Lisa, 49, stayed at an apartment for several weeks last spring after undergoing a stem cell transplant for leukemia. Still fragile after discharge from the hospital, she could not return to her home in Seymour, Indiana. Instead, she moved into a Fair Haven apartment where she could easily visit the hospital for daily treatment and close monitoring. Her daughter Cathy stayed with her there.
“I don’t know how we would have done it in a hotel,” Cathy told us. “Things like having a couch for her to sit on, a washing machine in the apartment where we could do huge loads of laundry, and a kitchen where I tried to make her foods she could tolerate. All of these things were huge.”
Cathy said her mom’s time at the apartment gave her a chance to feel normal. “It was a huge part of her recovery process. She didn’t start feeling better until she came to the apartment.”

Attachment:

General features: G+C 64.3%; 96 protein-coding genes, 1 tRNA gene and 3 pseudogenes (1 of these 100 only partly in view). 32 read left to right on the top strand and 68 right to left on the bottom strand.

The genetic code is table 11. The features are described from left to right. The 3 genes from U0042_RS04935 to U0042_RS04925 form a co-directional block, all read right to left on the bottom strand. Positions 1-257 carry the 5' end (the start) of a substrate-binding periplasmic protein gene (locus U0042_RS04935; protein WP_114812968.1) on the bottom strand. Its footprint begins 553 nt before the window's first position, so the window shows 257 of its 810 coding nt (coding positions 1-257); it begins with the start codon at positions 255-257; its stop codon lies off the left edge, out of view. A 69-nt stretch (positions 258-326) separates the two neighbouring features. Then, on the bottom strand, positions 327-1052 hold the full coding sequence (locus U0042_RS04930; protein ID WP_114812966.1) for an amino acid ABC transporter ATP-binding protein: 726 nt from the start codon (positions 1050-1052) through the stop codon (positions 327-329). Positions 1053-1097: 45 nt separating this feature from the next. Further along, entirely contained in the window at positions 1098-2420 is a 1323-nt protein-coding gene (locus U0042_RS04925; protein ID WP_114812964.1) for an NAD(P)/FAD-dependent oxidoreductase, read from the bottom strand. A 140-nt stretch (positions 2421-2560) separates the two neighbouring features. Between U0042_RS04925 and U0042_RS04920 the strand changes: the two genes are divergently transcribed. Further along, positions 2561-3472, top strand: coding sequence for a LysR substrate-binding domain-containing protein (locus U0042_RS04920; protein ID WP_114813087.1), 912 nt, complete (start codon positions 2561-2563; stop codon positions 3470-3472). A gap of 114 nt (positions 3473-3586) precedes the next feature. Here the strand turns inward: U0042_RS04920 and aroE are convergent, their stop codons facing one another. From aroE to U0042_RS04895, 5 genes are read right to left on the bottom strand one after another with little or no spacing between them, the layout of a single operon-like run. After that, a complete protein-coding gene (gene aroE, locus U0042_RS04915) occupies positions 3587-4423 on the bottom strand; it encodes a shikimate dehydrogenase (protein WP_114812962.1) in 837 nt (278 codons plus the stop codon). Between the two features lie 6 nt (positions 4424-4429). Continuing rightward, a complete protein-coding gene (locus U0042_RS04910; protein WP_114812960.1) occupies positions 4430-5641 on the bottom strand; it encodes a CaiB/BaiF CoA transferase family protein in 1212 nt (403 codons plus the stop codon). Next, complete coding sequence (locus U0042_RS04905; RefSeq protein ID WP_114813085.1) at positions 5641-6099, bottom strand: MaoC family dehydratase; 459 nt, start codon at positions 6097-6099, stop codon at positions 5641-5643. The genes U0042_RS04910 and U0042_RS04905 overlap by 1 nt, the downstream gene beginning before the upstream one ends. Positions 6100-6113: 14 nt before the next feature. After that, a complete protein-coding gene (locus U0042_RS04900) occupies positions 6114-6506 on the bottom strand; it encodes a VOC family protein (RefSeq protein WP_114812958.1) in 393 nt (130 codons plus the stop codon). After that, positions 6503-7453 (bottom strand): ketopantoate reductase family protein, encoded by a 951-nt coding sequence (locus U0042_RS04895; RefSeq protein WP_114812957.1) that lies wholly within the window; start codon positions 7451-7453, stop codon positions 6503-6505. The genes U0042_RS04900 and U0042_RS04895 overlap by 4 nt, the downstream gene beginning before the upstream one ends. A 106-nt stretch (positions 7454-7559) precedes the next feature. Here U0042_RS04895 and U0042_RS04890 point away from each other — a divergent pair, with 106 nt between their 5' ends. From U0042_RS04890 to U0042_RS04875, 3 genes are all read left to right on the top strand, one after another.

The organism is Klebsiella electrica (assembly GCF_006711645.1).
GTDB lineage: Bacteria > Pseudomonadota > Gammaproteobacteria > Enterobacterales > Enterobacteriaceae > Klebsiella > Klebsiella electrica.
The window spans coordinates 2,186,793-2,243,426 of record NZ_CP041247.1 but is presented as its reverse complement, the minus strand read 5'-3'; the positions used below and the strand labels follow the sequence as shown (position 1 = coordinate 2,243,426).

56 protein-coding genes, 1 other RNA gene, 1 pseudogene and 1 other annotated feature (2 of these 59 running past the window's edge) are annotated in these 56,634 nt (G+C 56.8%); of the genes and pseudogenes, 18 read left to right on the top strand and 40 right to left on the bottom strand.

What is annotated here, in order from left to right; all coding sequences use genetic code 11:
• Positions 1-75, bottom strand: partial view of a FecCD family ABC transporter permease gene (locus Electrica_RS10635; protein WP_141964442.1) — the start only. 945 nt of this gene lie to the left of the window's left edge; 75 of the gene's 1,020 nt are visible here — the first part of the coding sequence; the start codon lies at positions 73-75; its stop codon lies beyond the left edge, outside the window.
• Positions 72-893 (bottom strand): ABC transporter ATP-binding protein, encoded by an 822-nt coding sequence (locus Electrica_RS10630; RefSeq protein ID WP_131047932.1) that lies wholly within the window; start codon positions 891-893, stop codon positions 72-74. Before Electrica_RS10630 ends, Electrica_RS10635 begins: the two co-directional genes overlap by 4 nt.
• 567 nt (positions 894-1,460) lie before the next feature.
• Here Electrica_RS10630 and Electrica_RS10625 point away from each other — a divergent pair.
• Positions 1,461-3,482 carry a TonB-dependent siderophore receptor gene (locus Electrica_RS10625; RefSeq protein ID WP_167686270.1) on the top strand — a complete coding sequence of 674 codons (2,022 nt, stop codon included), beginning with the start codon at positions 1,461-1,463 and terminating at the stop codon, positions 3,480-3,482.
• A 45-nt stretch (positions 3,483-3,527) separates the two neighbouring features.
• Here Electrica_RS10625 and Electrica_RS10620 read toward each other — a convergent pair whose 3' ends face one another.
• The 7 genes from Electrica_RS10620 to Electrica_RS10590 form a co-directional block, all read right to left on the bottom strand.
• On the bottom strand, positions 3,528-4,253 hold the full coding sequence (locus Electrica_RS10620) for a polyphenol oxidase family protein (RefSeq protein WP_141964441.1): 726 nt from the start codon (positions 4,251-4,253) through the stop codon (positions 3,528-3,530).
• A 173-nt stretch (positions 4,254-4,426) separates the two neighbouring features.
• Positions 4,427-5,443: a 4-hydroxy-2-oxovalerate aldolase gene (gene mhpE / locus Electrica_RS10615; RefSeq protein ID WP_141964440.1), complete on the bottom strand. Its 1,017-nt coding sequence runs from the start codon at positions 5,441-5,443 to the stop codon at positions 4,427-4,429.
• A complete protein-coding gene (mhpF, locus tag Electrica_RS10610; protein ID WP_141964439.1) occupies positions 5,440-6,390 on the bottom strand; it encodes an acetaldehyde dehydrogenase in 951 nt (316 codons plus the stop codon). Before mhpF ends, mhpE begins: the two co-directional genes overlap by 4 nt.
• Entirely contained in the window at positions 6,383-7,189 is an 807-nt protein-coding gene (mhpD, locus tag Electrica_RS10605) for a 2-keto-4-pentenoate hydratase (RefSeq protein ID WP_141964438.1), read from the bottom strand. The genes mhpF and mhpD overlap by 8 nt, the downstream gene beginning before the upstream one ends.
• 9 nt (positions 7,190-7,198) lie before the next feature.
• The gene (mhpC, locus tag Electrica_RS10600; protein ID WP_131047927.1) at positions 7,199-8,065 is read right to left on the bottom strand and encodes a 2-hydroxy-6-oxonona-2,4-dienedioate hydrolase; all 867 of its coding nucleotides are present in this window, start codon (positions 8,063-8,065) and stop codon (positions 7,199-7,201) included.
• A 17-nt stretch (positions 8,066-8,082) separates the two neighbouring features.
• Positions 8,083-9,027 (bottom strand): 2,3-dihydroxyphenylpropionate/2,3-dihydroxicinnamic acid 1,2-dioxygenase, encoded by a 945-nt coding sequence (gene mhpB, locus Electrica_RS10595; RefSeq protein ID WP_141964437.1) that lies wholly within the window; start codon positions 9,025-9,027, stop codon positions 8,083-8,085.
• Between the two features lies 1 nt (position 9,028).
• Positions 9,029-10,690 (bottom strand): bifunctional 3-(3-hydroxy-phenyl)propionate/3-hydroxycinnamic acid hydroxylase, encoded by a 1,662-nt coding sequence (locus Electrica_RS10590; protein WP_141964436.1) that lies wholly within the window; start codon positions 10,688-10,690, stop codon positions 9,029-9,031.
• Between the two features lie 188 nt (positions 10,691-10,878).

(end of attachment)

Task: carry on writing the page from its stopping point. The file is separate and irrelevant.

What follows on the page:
But feeling cared for meant more than anything. “Our interaction with the volunteers meant so much to us,” Cathy recounted. The people aspect was amazing.”
But it wasn’t just special for them- it was a meaningful experience for the volunteers who met them, too.
“I only spent about 30 minutes with Lisa but I will remember those 30 minutes for the rest of my life,” volunteer Jackie O’Keefe recalls. “Lisa was very sick and had a poor prognosis, but she was still the most optimistic, encouraging, and inspiring person in the room. When we asked how she was feeling she would answer that ‘every day was a blessing’ and she smiled ear to ear.”